Things that are not signs of low milk supply

Growth spurts

Growth spurts are short periods of rapid growth in babies, toddlers and children. During growth spurts babies will usually start feeding much more frequently, they may cluster feed and they may have increased night wakings. Most babies may also become very fussy during a growth spurt, and it may seem like they get frustrated at the breast. So, it makes sense why many parents may believe the milk supply is no longer enough. A lot of parents even quit breastfeeding as they believe their milk has dried up. But it’s important to know that this is completely normal, and it will usually subside with 3 days to a week.

Cluster feeding

Cluster feeding is when a baby, toddler or child suddenly breastfeeds much more frequently than they usually do. Cluster feeding can happen at any time during the day and babies may want to feed for a few hours at a time. They may also become very fussy and seem frustrated at the breast. Cluster feeding is normal, and it happens for many different reasons including building and establishing the milk supply, growth spurts, mental development phases, sleep regressions and times of discomfort and illness.

Frequent feeding

Sometimes parents just aren’t prepared for normal feeding behaviors. Parents often expect a baby to breastfeed every 3-5 hours and sleep through the night from the very beginning, but this isn’t normal for babies to do. Babies are meant to feed frequently during the day and the night as breastmilk digests very quickly and the frequent feeding also reduces the risk of SIDS.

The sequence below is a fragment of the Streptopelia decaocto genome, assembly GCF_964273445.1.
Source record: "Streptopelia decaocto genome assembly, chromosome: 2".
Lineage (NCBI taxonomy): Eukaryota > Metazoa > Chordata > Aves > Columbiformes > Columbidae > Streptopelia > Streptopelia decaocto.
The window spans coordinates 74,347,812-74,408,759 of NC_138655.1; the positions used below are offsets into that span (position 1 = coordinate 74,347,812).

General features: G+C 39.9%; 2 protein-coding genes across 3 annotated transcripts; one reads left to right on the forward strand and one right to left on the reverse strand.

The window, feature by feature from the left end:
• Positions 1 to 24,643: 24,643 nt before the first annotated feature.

Frequent waking

As already mentioned above, frequent feeding is very normal behavior for babies and toddlers. Breastmilk digests quickly, frequent waking reduces the risk of SIDS and it’s completely normal for a baby or toddler to require assistance in falling back to sleep by breastfeeding.

Fussy behavior

Fussy behavior is also very normal in babies and toddlers, this can be due to many reasons such as discomfort, pain, illness, mental development, sleep regressions and growth spurts. Fussy behavior while breastfeeding can also be normal due to a few reasons such as growth spurt, during the evening when the milk flow is a bit slower, infant dyschezia and a fast let-down reflex.

If a baby is always fussy during and/or after a feed and it doesn’t seem to pass after a few days to a week, it would be best to consult with an International Board Certified Lactation Consultant (IBCLC) to assess and rule out any issues that may be present.

Cluster feeding and fussiness in the afternoon

Cluster feeding and fussiness in the afternoons or in the evenings can be due to things like the flow of the milk being a bit slower in the evenings than during the day, being overwhelmed and overstimulated after a long day, it could be overtiredness, or babies can simply be filling up for a longer stretch of sleep at night.

Not pumping a lot of milk

If you’re not pumping much or any milk at all, it could be due to many things like a bad quality breast pump, the wrong size flanges, not replacing the silicone pump parts regularly and not pumping frequently or long enough. It also depends on when you pump, if you pump right after baby has fed, you will definitely not be able to pump a lot of milk.